The Remedies

prescribed for the personal and social evils resulting from the daily use, as well as the abuse of intoxicating liquor, are, apart from the elevation and refinement of society through enlightened opinion, chiefly of a palliative kind. No statutory remedy hitherto tried has proved thoroughly successful in operation. Still, although we have to deplore the imperfect results arising from legislation on the subject, which has led, page 10 and still leads, to annual endeavours to do something in the right direction, it must be admitted that society is better with the insufficient bulwarks than it would be with none at all. The parliamentary dykes may be in some respects too low, and in certain circumstances weak, yet in a degree the liquor trade is confined in a tolerably well-defined channel, and we are saved from being overwhelmed by an uncontrollable flood of misery, which would certainly flow from a total abandonment of all restriction. It is, therefore, our duty to enquire whether the embankments may not with advantage be made higher and stronger, so as to prevent even ordinary leakage or a casual overflow. The various remedies suggested are generally of an arbitrary character, but enough has already been stated to establish that the public safety justifies statutory interference. This interference should he of two kinds; first, by legislation affecting the drunkard individually; and second, regulating the conduct of the liquor trade generally.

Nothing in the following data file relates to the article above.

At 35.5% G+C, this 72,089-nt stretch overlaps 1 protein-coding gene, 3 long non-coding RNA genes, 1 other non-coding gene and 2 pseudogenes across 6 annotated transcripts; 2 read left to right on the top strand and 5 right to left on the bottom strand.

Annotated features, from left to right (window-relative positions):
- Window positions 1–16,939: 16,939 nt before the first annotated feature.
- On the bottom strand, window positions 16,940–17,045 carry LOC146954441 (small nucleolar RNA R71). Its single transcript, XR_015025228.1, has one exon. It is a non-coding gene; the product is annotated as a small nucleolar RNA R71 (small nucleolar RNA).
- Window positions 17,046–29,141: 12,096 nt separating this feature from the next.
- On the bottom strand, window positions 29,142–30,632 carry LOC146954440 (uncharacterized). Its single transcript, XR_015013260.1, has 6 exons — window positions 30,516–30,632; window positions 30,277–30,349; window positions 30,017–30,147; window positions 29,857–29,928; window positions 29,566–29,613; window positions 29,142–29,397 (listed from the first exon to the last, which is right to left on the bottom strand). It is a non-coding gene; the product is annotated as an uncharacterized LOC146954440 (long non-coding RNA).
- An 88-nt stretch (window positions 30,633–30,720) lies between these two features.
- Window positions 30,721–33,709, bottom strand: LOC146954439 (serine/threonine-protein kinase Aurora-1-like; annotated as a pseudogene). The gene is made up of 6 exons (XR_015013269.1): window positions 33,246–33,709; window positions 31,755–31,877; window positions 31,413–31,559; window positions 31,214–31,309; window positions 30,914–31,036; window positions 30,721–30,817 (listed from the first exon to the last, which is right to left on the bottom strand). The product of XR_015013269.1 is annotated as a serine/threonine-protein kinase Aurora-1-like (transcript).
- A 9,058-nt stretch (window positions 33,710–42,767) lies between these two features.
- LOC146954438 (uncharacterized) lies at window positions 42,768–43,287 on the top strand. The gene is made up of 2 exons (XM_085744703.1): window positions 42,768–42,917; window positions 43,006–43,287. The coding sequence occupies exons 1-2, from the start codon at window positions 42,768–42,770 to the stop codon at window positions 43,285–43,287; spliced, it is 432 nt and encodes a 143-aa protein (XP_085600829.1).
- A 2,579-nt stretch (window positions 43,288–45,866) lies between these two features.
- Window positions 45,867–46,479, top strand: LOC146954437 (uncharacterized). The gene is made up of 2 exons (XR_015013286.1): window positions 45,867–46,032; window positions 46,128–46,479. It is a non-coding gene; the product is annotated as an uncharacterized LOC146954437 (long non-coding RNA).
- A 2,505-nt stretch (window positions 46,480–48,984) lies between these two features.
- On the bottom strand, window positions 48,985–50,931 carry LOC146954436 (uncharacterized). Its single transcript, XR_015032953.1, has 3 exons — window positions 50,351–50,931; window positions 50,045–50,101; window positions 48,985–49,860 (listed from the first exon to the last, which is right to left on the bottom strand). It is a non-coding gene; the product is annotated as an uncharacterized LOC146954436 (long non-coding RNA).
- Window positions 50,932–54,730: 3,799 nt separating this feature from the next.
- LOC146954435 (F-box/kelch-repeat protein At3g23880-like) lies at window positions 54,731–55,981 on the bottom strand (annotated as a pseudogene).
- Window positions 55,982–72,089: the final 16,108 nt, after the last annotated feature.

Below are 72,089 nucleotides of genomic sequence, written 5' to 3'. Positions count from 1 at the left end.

In regard to the first part of the subject it is imperatively necessary that some amendments be made upon the existing law.

1Drunkenness as a crime, or police offence, is not properly defined. Persons are punished every day for being "Drunk and Disorderly," when although insobriety is proved there has been no disorderly conduct. Drunkenness or intoxication in public should be in itself a statutory offence. Disorderly conduct, in addition, should be considered as an aggravation. For a first offence the magistrate should have power to dismiss with an admonition, the conviction, however, to be recorded.
2An act of drunkenness, with two previous convictions within a twelvemonth, to be considered a serious offence, inferring imprisonment not exceeding three months.
3Any person having been convicted of drunkenness with previous convictions, and again convicted upon a new charge within a twelvemonth, to be deemed a habitual drunkard, and liable to imprisonment for twelve months, or detention in an asylum for inebriates for two years.
4Any habitual drunkard again convicted within a twelvemonth after his liberation shall be deemed a confirmed drunkard, and liable to detention in an asylum for a period not exceeding five years.